Indiana imposes an excise tax called "the state gross retail tax" (or "sales tax") on retail transactions made in Indiana. IC § 6-2.5-2-1(a). A person who acquires property in a retail transaction (a "retail purchaser") is liable for the sales tax on the transaction. IC § 6-2.5-2-1(b). Indiana also imposes a complementary excise tax called "the use tax" on "the storage, use, or consumption of tangible personal property in Indiana if the property was acquired in a retail transaction, regardless of the location of that transaction or of the retail merchant making that transaction." IC § 6-2.5-3-2(a). "Use" means the "exercise of any right or power of ownership over tangible personal property." IC § 6-2.5-3-1(a). The use tax is functionally equivalent to the sales tax. See Rhoade v. Indiana Dep't of State Revenue, 774 N.E.2d 1044, 1047 (Ind. Tax Ct. 2002).
Generally, all purchases of tangible personal property by persons engaged in the direct production, manufacture, fabrication, assembly, or finishing of tangible personal property are taxable. 45 IAC 2.2-5-8(a). An exemption from use tax is granted for transactions where the sales tax was paid at the time of purchase pursuant to IC § 6-2.5-3-4. There are also additional exemptions from sales tax and use tax. A statute which provides a tax exemption, however, is strictly construed against the taxpayer. Indiana Dep't. of State Revenue, Sales Tax Division v. RCA Corp., 310 N.E.2d 96, 97 (Ind. Ct. App. 1974). "Exemption statutes are strictly construed because an exemption releases property from the obligation of bearing its fair share of the cost of government." General Motors Corp. v. Indiana Dept. of State Revenue, 578 N.E.2d 399, 404 (Ind. Tax Ct. 1991) aff'd 599 N.E.2d 588 (Ind. 1992) (Internal citations omitted). Thus, "[W]here such an exemption is claimed, the party claiming the same must show a case, by sufficient evidence, which is clearly within the exact letter of the law." RCA, 310 N.E.2d at 100-101. Accordingly, the taxpayer claiming exemption has the burden of showing the terms of the exemption statute are met. General Motors, 578 N.E.2d at 404.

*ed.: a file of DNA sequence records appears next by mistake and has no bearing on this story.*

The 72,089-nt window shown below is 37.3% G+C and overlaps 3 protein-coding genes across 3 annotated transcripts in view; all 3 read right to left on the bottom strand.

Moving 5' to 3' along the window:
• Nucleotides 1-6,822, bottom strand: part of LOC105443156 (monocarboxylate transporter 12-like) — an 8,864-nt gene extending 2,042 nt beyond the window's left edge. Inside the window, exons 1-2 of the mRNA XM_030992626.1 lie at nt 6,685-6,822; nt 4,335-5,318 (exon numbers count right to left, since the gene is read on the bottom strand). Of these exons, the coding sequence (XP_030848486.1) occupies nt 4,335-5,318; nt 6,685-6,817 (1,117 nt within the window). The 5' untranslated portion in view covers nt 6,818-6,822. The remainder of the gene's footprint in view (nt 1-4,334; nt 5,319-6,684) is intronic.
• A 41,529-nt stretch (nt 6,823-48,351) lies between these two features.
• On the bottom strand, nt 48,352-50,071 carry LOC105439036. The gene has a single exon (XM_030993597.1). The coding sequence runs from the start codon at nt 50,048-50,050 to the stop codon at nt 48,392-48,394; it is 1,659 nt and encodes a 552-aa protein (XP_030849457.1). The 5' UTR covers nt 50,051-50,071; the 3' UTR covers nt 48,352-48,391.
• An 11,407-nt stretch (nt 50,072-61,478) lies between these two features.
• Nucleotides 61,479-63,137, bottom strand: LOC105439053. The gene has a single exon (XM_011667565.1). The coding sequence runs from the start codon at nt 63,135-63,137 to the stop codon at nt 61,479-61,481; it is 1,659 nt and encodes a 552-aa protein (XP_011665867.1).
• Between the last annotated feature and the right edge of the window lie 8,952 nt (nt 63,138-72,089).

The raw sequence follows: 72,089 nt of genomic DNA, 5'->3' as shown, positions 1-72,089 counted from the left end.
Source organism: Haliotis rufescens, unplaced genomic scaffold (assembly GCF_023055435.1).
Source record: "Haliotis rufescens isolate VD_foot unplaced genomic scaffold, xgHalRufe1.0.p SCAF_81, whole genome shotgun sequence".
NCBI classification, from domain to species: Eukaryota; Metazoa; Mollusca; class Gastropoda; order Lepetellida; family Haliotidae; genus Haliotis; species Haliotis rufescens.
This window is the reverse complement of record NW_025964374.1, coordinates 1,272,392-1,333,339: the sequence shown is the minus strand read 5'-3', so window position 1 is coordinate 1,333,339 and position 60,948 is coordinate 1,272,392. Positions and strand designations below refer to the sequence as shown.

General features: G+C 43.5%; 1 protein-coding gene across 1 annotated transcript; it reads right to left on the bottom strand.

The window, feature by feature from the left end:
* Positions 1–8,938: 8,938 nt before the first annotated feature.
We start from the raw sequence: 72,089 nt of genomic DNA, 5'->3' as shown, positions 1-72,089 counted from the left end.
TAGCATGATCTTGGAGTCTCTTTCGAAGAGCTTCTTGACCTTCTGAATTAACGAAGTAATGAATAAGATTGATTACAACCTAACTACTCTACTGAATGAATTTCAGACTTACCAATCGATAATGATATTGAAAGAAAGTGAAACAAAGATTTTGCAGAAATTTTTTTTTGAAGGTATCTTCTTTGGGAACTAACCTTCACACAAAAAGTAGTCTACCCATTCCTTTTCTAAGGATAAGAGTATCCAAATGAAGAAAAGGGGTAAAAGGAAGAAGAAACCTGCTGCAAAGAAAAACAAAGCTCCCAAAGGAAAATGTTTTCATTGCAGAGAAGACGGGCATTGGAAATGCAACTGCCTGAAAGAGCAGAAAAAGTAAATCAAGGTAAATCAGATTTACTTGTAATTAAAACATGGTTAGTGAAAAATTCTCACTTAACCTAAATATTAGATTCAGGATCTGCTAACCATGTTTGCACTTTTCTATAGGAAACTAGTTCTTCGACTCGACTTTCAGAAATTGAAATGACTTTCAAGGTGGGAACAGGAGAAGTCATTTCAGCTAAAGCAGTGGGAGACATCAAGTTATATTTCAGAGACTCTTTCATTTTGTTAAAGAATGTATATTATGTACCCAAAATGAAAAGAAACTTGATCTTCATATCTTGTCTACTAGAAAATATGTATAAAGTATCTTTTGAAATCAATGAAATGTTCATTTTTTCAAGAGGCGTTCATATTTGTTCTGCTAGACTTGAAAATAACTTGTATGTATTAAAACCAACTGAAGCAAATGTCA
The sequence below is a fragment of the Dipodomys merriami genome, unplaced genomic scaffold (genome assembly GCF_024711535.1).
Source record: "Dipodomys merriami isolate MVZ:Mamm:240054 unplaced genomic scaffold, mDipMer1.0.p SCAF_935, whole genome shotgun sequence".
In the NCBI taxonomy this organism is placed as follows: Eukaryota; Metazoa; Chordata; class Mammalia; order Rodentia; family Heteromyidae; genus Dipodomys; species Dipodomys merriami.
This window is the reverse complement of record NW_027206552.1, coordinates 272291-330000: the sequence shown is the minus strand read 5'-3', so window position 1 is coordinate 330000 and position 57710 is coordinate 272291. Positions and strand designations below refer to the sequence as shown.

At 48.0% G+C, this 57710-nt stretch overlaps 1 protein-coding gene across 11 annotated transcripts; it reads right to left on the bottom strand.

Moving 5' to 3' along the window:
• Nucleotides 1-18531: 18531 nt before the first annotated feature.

IC § 6-2.5-5-3(b) states:
Transactions involving manufacturing machinery, tools, and equipment are exempt from the state gross retail tax if the person acquiring that property acquires it for direct use in the direct production, manufacture, fabrication, assembly, extraction, mining, processing, refining, or finishing of other tangible personal property. (Emphasis added).